They lost $6.4 Billion.
Hedge funds, many driven by computer algorithms, bet that there would be a recession and the impact would be devastating for cruise lines, airlines, hotels, and other industries that would suffer in a recession. What went wrong? There was no recession.
Why did so many hedge funds beg big on a recession? Following the pandemic, there were several events which, historically, have preceded a recession.
Inflation soared to almost double digits as the pandemic came to an end. Many businesses which supply goods had been forced to put their work on hold during the pandemic, and the supply chain was seriously hampered. Shortages cropped up in multiple goods and prices jumped. Initially, economists and business leaders believed the inflation was transitory and that, as businesses restarted and the supply chain reverted to its pre-COVID state, inflation would subside. That did not happen. In response, the Federal Reserve raised interest rates; when this has happened in the past, it pushed the economy into a recession.
The warning signs continued when the yield curve inverted. In the past, that was almost always advance warning that a recession was on the way, likely within a few months. Then Russia invaded Ukraine. Most of the globe found themselves with a stake in that conflict, falling on one side or the other within hours. A disastrous global event has often preceded market volatility – if not a recession.
With history as your only metric, there was a high probability of a recession as soon as 2022. And this was exactly what the hedge funds and their algorithms were relying on when they bet that a recession was imminent. They shorted cruise lines, airlines, hotels, and similar companies that depended on consumer expenditures, which they assumed would collapse in the inevitable recession.
Peter Lynch said in his book One Up on Wall Street that investing is an art, not a science. If investing was a science, the person with the largest computer would always win.
Computers can scan, absorb, and analyze billions of pieces of data. Algorithms can be written to use history and make forward projections based on probability. But computers cannot drive around business districts and see the help wanted signs posted everywhere. Computers don’t step into a restaurant and see service is not what it was before the pandemic because the restaurant is understaffed. Computers do not talk to business owners who relate that half the applicants for a job interview never show. Not only do they not show, but they make no attempt to communicate this to the interviewer. For those that do show, they are hopping from one job to another every three or four months and getting a raise each time.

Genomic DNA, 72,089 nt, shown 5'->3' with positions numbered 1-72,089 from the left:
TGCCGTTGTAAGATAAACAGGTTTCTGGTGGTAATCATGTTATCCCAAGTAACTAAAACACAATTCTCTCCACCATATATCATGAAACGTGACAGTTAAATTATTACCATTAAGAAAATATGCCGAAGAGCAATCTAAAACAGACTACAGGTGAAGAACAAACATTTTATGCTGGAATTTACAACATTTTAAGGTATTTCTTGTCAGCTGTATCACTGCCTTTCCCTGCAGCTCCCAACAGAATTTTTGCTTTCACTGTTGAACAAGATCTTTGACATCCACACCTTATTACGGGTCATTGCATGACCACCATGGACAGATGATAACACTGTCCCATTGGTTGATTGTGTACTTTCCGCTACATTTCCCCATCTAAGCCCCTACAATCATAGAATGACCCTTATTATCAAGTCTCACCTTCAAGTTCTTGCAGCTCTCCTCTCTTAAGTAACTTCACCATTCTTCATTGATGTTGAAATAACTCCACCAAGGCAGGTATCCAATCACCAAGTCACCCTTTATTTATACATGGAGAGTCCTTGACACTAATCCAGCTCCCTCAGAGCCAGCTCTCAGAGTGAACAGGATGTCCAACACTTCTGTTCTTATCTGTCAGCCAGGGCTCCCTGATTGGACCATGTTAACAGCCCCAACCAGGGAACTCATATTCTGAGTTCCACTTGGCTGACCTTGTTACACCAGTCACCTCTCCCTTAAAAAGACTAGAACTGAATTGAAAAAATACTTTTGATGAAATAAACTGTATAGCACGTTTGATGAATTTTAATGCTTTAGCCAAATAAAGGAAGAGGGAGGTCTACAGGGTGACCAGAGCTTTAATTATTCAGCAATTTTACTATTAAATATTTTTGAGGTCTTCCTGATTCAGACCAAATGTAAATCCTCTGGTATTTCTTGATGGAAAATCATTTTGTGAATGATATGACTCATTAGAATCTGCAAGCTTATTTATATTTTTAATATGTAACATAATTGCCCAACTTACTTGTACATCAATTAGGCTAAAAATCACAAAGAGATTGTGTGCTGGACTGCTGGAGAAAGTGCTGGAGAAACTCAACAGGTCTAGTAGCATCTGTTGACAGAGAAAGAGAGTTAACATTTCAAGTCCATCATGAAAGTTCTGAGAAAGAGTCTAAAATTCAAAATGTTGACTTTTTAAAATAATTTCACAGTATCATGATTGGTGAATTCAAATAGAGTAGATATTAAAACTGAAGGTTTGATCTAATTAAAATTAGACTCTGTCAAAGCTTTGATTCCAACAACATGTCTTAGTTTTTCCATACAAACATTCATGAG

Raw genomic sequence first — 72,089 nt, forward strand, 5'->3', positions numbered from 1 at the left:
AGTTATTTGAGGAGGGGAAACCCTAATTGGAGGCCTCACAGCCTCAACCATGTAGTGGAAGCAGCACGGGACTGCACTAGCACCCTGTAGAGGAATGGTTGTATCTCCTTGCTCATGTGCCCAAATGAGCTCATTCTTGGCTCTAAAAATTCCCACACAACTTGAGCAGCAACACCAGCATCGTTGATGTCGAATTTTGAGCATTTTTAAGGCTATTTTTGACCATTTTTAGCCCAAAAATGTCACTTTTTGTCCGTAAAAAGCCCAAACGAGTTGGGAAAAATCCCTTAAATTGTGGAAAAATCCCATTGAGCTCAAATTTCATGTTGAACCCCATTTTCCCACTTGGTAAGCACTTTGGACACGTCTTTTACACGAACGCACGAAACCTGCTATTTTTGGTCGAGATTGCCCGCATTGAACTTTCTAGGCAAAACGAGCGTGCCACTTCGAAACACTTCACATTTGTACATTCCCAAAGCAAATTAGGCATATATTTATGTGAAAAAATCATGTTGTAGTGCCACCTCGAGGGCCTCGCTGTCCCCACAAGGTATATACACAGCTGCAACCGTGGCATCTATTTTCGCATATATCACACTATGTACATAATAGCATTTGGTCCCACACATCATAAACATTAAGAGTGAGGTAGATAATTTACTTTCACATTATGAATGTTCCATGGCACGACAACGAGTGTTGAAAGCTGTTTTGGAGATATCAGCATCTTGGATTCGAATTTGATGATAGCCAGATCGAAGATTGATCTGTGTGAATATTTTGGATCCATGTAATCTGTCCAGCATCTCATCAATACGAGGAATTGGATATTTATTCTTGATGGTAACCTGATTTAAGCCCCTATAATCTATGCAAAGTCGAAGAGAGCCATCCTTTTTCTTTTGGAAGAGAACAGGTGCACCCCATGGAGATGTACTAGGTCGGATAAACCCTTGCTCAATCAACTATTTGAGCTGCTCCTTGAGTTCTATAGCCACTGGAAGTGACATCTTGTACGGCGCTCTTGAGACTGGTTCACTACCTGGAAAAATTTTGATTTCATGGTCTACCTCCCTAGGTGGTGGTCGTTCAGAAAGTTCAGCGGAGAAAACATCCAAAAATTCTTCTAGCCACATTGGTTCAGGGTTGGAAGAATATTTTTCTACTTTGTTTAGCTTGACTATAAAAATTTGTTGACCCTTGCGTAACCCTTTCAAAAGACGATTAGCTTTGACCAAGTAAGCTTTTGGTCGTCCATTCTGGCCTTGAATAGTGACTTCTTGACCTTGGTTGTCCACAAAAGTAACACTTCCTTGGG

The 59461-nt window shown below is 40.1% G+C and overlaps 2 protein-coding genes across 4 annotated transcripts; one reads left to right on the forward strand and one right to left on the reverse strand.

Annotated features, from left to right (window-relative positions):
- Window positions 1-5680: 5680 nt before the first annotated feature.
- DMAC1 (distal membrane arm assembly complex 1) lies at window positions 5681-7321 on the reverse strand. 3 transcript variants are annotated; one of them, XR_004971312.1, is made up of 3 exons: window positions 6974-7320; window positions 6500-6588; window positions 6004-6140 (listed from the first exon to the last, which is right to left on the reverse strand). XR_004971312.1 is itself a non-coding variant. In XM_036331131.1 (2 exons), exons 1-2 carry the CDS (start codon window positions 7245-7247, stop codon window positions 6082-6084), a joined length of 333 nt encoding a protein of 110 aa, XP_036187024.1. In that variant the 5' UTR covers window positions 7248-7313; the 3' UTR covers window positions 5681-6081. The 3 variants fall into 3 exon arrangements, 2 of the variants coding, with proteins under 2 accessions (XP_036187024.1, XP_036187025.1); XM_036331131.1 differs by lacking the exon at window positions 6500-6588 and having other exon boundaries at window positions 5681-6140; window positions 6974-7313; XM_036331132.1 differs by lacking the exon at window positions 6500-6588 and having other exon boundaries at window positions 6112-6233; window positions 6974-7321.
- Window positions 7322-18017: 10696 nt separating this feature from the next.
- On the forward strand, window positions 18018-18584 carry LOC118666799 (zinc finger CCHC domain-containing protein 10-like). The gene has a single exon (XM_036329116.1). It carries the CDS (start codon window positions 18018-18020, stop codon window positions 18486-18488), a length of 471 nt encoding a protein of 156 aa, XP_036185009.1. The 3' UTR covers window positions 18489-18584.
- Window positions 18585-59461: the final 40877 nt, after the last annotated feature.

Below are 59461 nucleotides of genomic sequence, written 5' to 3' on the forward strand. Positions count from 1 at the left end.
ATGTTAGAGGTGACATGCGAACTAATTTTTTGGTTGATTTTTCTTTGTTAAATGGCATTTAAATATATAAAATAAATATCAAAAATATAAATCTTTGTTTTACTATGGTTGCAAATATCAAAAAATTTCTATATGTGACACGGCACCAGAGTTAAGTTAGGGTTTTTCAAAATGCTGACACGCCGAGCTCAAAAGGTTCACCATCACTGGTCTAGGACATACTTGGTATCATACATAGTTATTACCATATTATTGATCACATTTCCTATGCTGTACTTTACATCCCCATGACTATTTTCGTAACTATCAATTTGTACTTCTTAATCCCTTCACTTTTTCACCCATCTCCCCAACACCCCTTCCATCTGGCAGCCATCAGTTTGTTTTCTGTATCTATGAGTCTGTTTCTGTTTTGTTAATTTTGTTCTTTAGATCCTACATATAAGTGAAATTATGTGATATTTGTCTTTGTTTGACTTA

As investment managers for our clients, we do notice these deviations from the historical narrative. We noticed as early as 2016 the economy looked primed for inflation. We noticed, coming out of the pandemic, that many consumers still had all or a portion of their stimulus checks. When we were sheltering-in-place, many consumers were saving money by not dining out or vacationing. They had paid down some of their debts and had both a disposable income and a pent-up desire to do all of those things that they were unable to during the pandemic.
The computer algorithms missed all of that. We didn’t. We wrote newsletters spoke on the radio saying that the normal signs of a recession did not exist. Unemployment was not increasing as it normally does during recessions. Instead, there were more jobs than there were workers to fill those jobs. Consumers were not cutting back on their spending on restaurants and clothes and cars; they were buying more. Wages were not declining as they often do during recessions. Wages were increasing.
Investing is an art, not a science. The algorithms lost $6.4 billion by shorting the very companies that consumers were flocking to after the pandemic.
Most Wall Street gurus, computer algorithms, and business CEOs still believe there is a recession on the horizon. August and September tend to be weak for market moves, and so far in August, the stock market has been sliding down. The question is whether that is due to the normal lackadaisical summer and fall humdrums or if it precedes our long anticipated recession.
Increased consumer spending growth has slowed from 2022, but it is not negative. Unemployment remains low and there are still more jobs than workers to fill them. Wages continue to increase. While credit card debt has reached new highs, the delinquency rates are running close to historic lows. The average household spends less than 10% of their income on debt. That includes not only credit card debt but home mortgages and installment credit like car loans. The ratio of debt to household income is down to levels not seen since the 1990s.
We are guardedly optimistic that consumers will continue to spend, and the next recession is still several years away.
Article Written By:
Mike Adams, President & Principal
Adams Financial Concepts LTD
1001 Fourth Ave, Suite 4330, Seattle WA 98011